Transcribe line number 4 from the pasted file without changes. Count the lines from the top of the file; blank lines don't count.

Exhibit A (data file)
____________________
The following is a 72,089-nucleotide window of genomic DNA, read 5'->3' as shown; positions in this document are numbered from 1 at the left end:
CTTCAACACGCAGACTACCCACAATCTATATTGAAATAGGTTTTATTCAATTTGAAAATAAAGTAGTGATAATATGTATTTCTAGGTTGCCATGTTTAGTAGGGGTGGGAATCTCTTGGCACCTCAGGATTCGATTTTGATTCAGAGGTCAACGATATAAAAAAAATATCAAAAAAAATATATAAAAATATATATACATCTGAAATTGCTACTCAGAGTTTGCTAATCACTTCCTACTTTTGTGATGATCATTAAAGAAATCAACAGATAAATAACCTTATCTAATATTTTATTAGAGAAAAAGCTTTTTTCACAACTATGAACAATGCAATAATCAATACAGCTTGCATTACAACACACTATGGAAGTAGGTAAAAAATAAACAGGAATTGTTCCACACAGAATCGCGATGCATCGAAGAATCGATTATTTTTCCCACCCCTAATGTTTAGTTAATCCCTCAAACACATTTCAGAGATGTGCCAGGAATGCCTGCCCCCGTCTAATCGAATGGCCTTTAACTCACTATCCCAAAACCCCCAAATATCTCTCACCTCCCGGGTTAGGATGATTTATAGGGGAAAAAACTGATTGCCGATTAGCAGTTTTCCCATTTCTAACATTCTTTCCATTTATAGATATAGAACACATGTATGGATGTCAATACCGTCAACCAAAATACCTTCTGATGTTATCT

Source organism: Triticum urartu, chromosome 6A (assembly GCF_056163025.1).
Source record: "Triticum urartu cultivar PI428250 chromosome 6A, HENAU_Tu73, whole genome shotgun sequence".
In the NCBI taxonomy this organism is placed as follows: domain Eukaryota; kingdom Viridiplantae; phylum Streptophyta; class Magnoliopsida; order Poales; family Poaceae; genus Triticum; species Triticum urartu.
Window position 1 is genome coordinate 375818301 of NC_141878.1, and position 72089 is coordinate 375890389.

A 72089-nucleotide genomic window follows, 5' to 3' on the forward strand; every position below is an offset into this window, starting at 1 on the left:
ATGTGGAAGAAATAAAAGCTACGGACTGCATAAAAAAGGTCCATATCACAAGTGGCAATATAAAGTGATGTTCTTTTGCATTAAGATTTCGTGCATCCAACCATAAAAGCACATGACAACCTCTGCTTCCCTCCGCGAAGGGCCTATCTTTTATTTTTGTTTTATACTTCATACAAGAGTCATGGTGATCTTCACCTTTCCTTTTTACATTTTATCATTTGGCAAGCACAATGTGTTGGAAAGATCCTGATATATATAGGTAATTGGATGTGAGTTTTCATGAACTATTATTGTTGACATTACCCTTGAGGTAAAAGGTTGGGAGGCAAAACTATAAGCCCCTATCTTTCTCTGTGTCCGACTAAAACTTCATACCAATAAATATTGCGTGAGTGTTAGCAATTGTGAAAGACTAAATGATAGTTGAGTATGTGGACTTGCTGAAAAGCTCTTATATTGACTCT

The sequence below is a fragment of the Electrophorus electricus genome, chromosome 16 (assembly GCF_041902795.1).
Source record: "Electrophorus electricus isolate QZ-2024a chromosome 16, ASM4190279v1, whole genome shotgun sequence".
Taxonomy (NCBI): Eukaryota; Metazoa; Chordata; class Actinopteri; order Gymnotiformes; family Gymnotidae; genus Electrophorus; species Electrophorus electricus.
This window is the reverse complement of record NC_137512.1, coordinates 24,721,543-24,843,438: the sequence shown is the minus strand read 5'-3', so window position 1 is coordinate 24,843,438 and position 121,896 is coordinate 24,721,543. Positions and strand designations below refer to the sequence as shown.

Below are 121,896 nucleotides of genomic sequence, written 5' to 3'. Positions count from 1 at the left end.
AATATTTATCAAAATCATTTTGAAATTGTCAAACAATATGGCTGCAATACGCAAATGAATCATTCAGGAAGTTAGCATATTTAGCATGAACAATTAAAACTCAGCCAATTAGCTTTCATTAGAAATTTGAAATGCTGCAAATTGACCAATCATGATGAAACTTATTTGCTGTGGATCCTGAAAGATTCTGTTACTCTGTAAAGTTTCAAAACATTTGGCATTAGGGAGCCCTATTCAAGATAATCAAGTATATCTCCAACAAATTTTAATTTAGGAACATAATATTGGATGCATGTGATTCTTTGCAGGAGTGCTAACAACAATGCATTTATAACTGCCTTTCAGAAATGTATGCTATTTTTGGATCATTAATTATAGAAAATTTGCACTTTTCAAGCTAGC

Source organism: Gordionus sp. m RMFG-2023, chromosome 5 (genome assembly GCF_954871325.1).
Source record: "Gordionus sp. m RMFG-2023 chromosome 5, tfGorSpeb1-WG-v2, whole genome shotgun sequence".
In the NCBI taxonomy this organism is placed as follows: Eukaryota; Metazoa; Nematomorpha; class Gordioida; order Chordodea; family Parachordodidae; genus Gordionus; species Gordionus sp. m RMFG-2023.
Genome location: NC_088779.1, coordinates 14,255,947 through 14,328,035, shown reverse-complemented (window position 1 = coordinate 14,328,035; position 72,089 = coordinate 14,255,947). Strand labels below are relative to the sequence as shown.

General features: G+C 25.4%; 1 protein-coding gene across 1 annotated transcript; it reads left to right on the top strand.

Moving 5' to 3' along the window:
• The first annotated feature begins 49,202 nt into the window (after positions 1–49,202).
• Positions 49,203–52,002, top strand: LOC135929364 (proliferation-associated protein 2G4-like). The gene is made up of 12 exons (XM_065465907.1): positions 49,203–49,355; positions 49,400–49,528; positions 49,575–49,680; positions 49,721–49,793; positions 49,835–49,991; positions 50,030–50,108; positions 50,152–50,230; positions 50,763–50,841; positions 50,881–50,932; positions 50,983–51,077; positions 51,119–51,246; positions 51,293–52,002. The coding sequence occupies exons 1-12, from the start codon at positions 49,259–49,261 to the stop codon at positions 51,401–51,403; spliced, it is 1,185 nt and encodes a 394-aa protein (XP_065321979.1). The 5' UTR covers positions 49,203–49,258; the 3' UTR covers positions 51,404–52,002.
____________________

Source record: "Triticum urartu cultivar PI428250 chromosome 6A, HENAU_Tu73, whole genome shotgun sequence".